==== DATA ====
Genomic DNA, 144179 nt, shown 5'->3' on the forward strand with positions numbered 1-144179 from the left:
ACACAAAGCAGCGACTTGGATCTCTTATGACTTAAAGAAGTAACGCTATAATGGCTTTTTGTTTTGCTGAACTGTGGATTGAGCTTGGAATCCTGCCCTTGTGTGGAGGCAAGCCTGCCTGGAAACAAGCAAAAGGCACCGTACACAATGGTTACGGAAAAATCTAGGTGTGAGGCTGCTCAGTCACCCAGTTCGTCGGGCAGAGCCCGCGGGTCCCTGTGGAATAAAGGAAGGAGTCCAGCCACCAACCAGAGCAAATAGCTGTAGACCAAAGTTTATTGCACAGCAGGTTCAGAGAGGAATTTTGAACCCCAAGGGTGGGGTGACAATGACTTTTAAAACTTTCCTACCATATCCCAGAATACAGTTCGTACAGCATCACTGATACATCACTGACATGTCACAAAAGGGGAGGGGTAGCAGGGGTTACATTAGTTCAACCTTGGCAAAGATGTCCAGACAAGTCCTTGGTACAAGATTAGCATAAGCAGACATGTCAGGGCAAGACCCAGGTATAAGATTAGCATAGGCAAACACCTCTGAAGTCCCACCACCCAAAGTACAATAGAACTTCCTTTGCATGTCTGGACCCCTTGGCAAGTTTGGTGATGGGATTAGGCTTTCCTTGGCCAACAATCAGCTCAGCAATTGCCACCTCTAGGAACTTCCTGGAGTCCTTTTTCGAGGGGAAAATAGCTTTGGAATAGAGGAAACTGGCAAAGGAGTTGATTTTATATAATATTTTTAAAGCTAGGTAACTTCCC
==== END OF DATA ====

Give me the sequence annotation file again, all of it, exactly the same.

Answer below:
Genomic DNA, 144179 nt, shown 5'->3' on the forward strand with positions numbered 1-144179 from the left:
ACACAAAGCAGCGACTTGGATCTCTTATGACTTAAAGAAGTAACGCTATAATGGCTTTTTGTTTTGCTGAACTGTGGATTGAGCTTGGAATCCTGCCCTTGTGTGGAGGCAAGCCTGCCTGGAAACAAGCAAAAGGCACCGTACACAATGGTTACGGAAAAATCTAGGTGTGAGGCTGCTCAGTCACCCAGTTCGTCGGGCAGAGCCCGCGGGTCCCTGTGGAATAAAGGAAGGAGTCCAGCCACCAACCAGAGCAAATAGCTGTAGACCAAAGTTTATTGCACAGCAGGTTCAGAGAGGAATTTTGAACCCCAAGGGTGGGGTGACAATGACTTTTAAAACTTTCCTACCATATCCCAGAATACAGTTCGTACAGCATCACTGATACATCACTGACATGTCACAAAAGGGGAGGGGTAGCAGGGGTTACATTAGTTCAACCTTGGCAAAGATGTCCAGACAAGTCCTTGGTACAAGATTAGCATAAGCAGACATGTCAGGGCAAGACCCAGGTATAAGATTAGCATAGGCAAACACCTCTGAAGTCCCACCACCCAAAGTACAATAGAACTTCCTTTGCATGTCTGGACCCCTTGGCAAGTTTGGTGATGGGATTAGGCTTTCCTTGGCCAACAATCAGCTCAGCAATTGCCACCTCTAGGAACTTCCTGGAGTCCTTTTTCGAGGGGAAAATAGCTTTGGAATAGAGGAAACTGGCAAAGGAGTTGATTTTATATAATATTTTTAAAGCTAGGTAACTTCCC